• Gower’s Principles of Modern Company Law (jointly edited with Prof PL Davies QC(Hon) FBA and Associate Professor Christopher Hare) (11th edn, 2021, Sweet & Maxwell, 1294pp) (and earlier 9th and 10th editions with Paul Davies in 2012 and 2016)
  • The Law of Personal Property (with Professors M Bridge, L Gullifer and G McMeel), Sweet & Maxwell, 1st edn 2013, 1098 pp (but not the continuing editions)
  • Equity and Property: Fact, Fantasy and Morals, Bruce McPherson Lectures, University of Queensland (2009, Queensland University Press)
  • Equity (2nd edition, 2006, Clarendon Law Series: Oxford); and 1st edn 2003 [translatedinto Korean: 2009, Sowha Publishing Co]
  • Palmer’s Company Law Annotated Guide to the Companies Act 2006 (2nd edn, Thomson Sweet & Maxwell, 2009), co-editor, responsible for all sections on Directors’ duties; and 1st edn 2007
  • Palmer’s Company Law: responsible for Part 8A: Management of the Company: Directors’ Duties
  • Personal Property Law: Text and Materials (2000, Hart Publications: Oxford) (716 pages)
  • Proprietary Interests in Commercial Transactions (1996, Clarendon Press: Oxford) (270 pages)


Edited Books

  • Principle and Policy in Private Law Vols I and II (with J Gardner, A Goymer, J O’Sullivan) (Hart Publishing 2023 and 2024 forthcoming) – Vol I MS in preparation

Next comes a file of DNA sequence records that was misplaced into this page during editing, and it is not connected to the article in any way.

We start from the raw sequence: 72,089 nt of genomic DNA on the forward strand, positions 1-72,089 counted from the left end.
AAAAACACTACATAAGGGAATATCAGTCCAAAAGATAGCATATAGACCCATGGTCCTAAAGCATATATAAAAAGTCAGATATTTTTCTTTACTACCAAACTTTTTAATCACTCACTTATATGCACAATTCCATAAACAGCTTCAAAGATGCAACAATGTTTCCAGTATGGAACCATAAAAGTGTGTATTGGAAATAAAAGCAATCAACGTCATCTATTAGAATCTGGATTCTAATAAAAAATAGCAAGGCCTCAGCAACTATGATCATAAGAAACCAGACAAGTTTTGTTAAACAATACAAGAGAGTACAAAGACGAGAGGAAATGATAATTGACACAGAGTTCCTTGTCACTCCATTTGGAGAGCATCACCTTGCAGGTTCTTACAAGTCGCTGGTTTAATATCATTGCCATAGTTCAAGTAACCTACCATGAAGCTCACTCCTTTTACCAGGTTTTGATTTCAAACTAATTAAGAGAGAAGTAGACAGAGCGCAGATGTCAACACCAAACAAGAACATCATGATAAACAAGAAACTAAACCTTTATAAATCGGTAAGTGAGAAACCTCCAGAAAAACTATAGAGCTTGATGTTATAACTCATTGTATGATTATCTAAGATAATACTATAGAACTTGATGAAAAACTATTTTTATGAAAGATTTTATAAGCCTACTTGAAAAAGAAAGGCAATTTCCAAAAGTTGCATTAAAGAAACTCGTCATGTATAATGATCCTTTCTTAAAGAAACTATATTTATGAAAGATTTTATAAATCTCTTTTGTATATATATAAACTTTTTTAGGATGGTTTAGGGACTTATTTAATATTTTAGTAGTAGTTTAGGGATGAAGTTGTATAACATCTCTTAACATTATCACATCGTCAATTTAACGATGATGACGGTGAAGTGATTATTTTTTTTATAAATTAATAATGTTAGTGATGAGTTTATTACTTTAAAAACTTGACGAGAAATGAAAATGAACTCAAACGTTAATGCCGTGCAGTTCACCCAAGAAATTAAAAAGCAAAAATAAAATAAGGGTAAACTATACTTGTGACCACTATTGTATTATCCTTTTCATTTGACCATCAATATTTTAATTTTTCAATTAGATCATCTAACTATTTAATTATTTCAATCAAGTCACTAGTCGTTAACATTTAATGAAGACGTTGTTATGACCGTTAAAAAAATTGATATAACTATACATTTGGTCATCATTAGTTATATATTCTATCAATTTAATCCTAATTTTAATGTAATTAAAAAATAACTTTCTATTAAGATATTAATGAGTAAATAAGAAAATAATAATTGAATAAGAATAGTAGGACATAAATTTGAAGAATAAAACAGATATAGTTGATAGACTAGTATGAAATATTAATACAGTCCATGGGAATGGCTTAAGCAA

• Challenging Private Law: Lord Sumption on the Supreme Court (with W Day) (Hart Publishing, 2020)
  • Revolution and Evolution in Private Law (with A Robertson and G Virgo) (Hart Publishing, 2018)
  • Commercial Remedies: Resolving Controversies (with G Virgo) (CUP, 2017)
  • Commercial Law and Commercial Practice (Hart Publishing, 2003)

Selected articles and book chapters

  • ‘Fiduciaries Then and Now’ in [2021] CLJ 154-178 (Centenary Edition, vol 80)
  • ‘Proprietary Restitution’ (with W Day) in W Day and S Worthington (eds) Challenging Private Law: Lord Sumption on the Supreme Court  (2020, Hart Publishing) Ch 11
  • ‘Powers’ in W Day and S Worthington (eds) Challenging Private Law: Lord Sumption on the Supreme Court  (2020, Hart Publishing) Ch 16
  • ‘The Myth of Common Law Tracing’ in C Mitchell and S Watterson (eds), The World of Maritime and Commercial Law: Essays in Honour of Francis Rose (2020, Hart Publishing), Ch 18 (pp 309-328)
  • ‘What’s Equitable about Equitable Property?’ Keynote lecture for Chancery Bar Winter Conference, 19 January 2018 (available at